A debauched Hollywood movie actor tries to piece together one wild night in Miami years earlier which remains a drug-induced blur, and soon finds out that some questions about his past are best left unanswered.
Mr. Devereaux is a powerful man. A man who handles billions of dollars every day. A man who controls the economic fate of nations. A man driven by a frenzied and unbridled sexual hunger. A ... See full summary »
Maas and Hosaka are two large Corporations in the future world. They are fighting to get control over the best minds of the world. The best is Hiroshi and at the moment he is working for the Maas Corporation. Fox has accepted an offer to persuade Hiroshi to go over to the Hosaka Corporation. Sandii is a little Italian girl from Japan and she should be the way to get to Hiroshi. X is the man who should train Sandii to break Hiroshi's Heart. But if X falls in love with Sandii? And if the Hosaka Corporation breaks the agreement? And if Sandii is not a little Italian girl?Written by
Baldinotto da Pistoia
X's futuristic device is in fact a Palm Pilot with video being projected onto it. This is visible in close ups. See more »
Come on, you know this better than anybody, right? There's a full-scale subterranean war being waged for every shred of information. And the corporate suits are killing each other off by the thousands each year. I mean it's like the holocaust in the 20th century. Everybody knows about it, and nobody says anything about it. And government is as culpable as any corporation.
See more »
What more could Abel Ferrara ask for: acerbic Christopher Walken, inscrutable Willem Defoe, hot Asia Argento channeling Cat Power, Schoolly D laying beats. Dynamite. Unfortunately, Abe couldn't find the fuse. A dud.
The opening credits, in three different languages like a DSLR instruction manual (German, Chinese, and English), are accompanied by Schoolly D's great soundtrack, the best part of the movie.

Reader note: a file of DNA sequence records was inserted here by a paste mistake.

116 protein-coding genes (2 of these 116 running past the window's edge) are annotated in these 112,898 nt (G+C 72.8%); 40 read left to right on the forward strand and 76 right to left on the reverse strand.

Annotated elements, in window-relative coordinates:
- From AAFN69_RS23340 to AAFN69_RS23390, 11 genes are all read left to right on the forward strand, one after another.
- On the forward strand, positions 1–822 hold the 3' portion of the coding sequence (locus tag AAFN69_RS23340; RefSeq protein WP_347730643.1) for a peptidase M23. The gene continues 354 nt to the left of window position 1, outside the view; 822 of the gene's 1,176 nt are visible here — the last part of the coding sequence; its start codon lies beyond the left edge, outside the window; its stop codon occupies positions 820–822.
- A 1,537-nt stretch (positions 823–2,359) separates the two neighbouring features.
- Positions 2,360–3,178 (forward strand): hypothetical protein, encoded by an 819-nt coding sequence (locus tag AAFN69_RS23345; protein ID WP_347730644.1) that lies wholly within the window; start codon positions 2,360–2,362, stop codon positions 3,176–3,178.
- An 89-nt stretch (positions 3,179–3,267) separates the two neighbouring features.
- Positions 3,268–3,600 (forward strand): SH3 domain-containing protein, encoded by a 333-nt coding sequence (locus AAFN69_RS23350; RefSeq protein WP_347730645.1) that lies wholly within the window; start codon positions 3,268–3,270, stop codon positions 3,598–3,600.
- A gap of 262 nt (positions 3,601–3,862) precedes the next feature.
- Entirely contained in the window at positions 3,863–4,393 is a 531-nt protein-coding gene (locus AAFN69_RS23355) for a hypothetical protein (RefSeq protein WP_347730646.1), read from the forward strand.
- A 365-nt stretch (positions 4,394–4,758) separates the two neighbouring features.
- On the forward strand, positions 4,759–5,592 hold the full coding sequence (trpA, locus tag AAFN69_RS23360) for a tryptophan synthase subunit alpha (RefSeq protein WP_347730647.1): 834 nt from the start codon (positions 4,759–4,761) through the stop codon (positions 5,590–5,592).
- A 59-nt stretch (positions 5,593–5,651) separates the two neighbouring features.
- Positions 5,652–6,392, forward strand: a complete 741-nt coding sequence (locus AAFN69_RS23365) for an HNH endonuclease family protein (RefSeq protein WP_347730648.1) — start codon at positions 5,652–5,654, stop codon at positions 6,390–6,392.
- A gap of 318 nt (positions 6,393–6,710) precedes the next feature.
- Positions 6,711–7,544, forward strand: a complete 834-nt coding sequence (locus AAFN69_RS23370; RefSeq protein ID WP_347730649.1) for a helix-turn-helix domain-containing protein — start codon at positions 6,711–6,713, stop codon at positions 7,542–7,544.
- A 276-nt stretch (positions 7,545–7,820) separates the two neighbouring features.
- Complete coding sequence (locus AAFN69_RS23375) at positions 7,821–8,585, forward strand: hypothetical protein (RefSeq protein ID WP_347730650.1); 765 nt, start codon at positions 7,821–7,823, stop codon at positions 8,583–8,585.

Asia, the heroine, is of the kinky persuasion, a denizen of dark underground group gropes. Shades of Jack Smith and Andy Warhol.
The dialog is nonsense like an uninteresting Little Steven's Underground Garage. Someone needs to tell Abel that gangsters spouting philosophy doesn't work. Godard tried and bored us to tears. Like Jean-Luc, Ferrara stretches his scenes interminably with dialog that made its point after the first two lines but for reasons that can only relate to stretching to meet a budget goes on forever. Gangster films are about, as Sam Fuller famously said, emotion and violence, not long interludes of one thief pitching a caper to another.
Abel is a consummate hustler, his packages find big money, but wind up garbage. It's not as if the movie ran out of ideas early on and the director had to pad it to deliver the requisite hour and a half to meet his business commitment, the movie has no ideas. "New Rose Hotel" serves only one purpose, as an investment loss to a tax write off. The last 20 minutes rehash scenes already shot, as if the director had run out of production money and had to make up the time in post-production. Thus the movie is in two parts: the first part bad, the second part, a rehash of the first, worse.
A low brow effort with high brow pretensions clearly beyond the director's capabilities. Abel, stick to street punks.
In summary, the best part Schoolly D. (See the extra on Schoolly D from the DVD of "The King of New York." It's better than the feature.)
4 of 5 people found this review helpful.
Was this review helpful to you?
| Report this